> people like Mr. Díaz Ayala, who is all of those.
> The Smithsonian's traveling exhibition on Latin jazz, which
> is to tour 12 cities, will be unveiled next fall. Alejo
> Carpentier's fundamental study, "Music in Cuba," published
> in Spanish in 1946, is finally available in an English
> translation from the University of Minnesota Press. Two
> volumes of field recordings made in the late 1950's by
> Lydia Cabrera, who captured Yoruban music as it was played
> by Cuban religious elders, have just been released by the
> Smithsonian-Folkways label. And A Cappella Books, an
> imprint of the Chicago Review Press, is scheduled to
> publish Ned Sublette's sweeping, still untitled history of
> popular music in Cuba, which will help provide
> English-language readers with a historical context for
> Cuban music.
> Mr. Díaz Ayala spoke to representatives at the Smithsonian,
> Miami University (in Florida) and the Conservatory of Music
> in Puerto Rico, who were all interested in his collection.
> But he chose Florida International University for several
> reasons: its plans to transfer the collection to digital
> form immediately and to his satisfaction; it was closer
> than Washington; and Miami seemed the most central location
> for those interested in Latin music.
> Giving the collection to Cuba, he said, was unthinkable; he
> explained that valuable items were known to disappear from
> its museums, and that waiting to see what happened after
> Castro is a risky venture.
> "You have to be practical," he said. "At my age, you don't
> know how long you're gonna live. And besides, I'm not
> leaving a collection - I'm leaving a system."
> The Fundación Musicalia is a matrix of research as well as
> a music collection. With the help of his wife of 48 years,
> Marisa, and one assistant, Mr. Díaz Ayala has cataloged his
> holdings by performer, songwriter and song; gathered an
> archive of newspaper articles about Latin music; answered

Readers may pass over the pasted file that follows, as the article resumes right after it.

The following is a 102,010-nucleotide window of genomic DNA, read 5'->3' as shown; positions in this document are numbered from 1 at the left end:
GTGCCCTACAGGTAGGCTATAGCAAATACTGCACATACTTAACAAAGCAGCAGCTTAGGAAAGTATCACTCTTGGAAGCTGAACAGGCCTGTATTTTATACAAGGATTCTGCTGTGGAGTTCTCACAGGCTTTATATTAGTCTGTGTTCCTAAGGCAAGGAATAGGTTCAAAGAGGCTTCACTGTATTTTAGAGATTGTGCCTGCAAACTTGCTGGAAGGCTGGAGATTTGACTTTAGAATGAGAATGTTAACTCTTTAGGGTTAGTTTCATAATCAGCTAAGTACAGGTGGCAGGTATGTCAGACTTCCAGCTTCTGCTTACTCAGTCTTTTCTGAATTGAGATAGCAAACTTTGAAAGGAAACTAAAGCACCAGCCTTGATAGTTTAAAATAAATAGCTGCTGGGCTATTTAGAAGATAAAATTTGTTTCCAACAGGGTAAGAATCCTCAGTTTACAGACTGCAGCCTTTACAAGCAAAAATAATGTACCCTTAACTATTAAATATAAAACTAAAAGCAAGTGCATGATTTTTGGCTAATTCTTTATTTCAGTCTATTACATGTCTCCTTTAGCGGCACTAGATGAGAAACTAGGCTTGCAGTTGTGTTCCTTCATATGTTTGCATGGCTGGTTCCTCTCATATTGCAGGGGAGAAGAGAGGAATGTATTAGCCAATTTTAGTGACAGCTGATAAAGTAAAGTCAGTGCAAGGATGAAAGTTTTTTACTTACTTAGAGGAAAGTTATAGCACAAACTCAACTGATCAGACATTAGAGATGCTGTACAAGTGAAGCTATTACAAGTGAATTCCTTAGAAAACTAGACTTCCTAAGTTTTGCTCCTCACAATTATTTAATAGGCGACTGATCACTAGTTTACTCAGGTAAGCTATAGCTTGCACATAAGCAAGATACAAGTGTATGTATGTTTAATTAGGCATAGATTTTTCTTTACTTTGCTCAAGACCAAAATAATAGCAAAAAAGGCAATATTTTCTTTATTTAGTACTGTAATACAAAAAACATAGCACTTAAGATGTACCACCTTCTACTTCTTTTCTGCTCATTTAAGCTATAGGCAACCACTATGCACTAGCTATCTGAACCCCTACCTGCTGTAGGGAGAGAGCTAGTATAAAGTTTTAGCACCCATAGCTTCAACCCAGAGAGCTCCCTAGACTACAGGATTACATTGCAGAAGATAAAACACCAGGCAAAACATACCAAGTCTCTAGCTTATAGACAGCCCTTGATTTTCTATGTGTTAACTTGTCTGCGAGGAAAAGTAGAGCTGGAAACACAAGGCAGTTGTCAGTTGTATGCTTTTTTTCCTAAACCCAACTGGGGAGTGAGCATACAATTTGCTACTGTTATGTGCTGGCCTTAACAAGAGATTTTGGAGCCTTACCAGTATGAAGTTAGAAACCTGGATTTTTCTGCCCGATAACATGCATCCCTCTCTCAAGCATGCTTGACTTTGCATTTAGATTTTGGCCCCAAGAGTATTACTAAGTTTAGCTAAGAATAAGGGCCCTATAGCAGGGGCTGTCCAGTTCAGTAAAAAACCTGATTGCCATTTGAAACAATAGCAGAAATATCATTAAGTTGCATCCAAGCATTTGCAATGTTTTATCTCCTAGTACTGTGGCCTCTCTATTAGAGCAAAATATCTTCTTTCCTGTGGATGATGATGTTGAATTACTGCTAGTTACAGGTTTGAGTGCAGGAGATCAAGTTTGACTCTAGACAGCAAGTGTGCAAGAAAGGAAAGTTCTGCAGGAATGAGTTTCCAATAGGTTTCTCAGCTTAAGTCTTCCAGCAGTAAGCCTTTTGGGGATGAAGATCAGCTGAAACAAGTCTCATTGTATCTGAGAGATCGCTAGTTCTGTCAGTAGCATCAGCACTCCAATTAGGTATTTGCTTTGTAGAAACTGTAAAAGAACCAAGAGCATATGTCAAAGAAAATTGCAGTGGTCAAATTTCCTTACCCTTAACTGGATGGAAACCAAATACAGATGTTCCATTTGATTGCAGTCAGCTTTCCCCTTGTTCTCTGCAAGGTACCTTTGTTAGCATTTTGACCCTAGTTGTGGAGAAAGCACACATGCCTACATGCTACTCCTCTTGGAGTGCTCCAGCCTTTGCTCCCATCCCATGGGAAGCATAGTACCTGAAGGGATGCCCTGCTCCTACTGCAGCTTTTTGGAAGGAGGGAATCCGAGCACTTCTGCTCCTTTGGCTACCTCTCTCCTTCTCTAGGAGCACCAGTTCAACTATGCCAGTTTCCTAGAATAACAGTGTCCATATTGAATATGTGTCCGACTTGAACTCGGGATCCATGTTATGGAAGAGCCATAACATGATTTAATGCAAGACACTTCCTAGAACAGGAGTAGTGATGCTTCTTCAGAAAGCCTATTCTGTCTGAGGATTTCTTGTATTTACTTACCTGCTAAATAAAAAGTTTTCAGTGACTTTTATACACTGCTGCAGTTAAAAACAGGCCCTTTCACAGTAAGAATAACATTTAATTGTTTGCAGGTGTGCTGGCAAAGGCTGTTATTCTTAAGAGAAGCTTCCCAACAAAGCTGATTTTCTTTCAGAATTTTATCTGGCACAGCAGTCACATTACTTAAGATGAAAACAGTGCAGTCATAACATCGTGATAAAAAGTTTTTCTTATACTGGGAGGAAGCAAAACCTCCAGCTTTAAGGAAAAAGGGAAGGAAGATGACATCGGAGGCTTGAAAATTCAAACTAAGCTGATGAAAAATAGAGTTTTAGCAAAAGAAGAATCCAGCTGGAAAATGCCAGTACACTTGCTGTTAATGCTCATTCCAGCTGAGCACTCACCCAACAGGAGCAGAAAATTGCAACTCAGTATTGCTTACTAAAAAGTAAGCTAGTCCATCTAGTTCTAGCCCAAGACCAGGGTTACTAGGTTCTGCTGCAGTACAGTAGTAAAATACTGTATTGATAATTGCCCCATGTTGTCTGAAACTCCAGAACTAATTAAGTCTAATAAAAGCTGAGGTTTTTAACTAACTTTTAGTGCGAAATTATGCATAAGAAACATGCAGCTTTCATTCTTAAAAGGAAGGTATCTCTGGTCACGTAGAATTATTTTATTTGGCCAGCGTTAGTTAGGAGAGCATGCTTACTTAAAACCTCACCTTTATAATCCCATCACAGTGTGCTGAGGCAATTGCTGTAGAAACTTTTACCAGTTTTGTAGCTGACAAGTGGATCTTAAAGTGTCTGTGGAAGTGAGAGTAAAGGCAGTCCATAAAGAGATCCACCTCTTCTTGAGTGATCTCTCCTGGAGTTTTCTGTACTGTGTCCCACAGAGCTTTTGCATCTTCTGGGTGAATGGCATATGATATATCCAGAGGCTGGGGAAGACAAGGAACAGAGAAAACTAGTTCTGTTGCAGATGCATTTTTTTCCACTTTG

> 10 queries a week from international researchers; and drawn
> up discographies of Cuban music from 1898 to 1960.
> In the process he has become an expert on missing links,
> and there are many in the history of 20th-century Latin
> American music. The Victor record company, for example,
> lost a huge cache of mechanical prototypes for all the
> Latin music it recorded from 1904 to some point during
> World War II. (According to one widespread theory, the
> company gave them to the armed forces to be melted down for
> munitions.)
> In the early years of the century, Cuba had a rich
> recording history: Zon-o-phone, Victor, Edison and Columbia
> had made 500 recordings in Cuba by 1905, Mr. Díaz Ayala
> estimated. Some are now in the hands of a few collectors;
> most no longer exist. There is no telling how many of those
> records could be crucial to understanding not only the
> development of Cuban music but also all that was related to
> it, including Mexican, Colombian and Argentinian music and
> jazz, he said.
> Those gaps bedevil him, and they have also forced him into
> the realm of philosophy and logic to answer basic
> questions, like who invented mambo and what is the earliest
> recorded example of Afro-Cuban jazz. And - this one's for
> you, Ken Burns - what did jazz come from?
> Mr. Díaz Ayala's hypothesis involves three elements: the
> improvised trio portion of a danzón, played by danzón
> orchestras as early as the 1880's, involving cornet,
> clarinet and trombone; the music taken home by black
> soldiers from New Orleans who went to Cuba during the
> Spanish-American war; and the popularity of Cuban danzón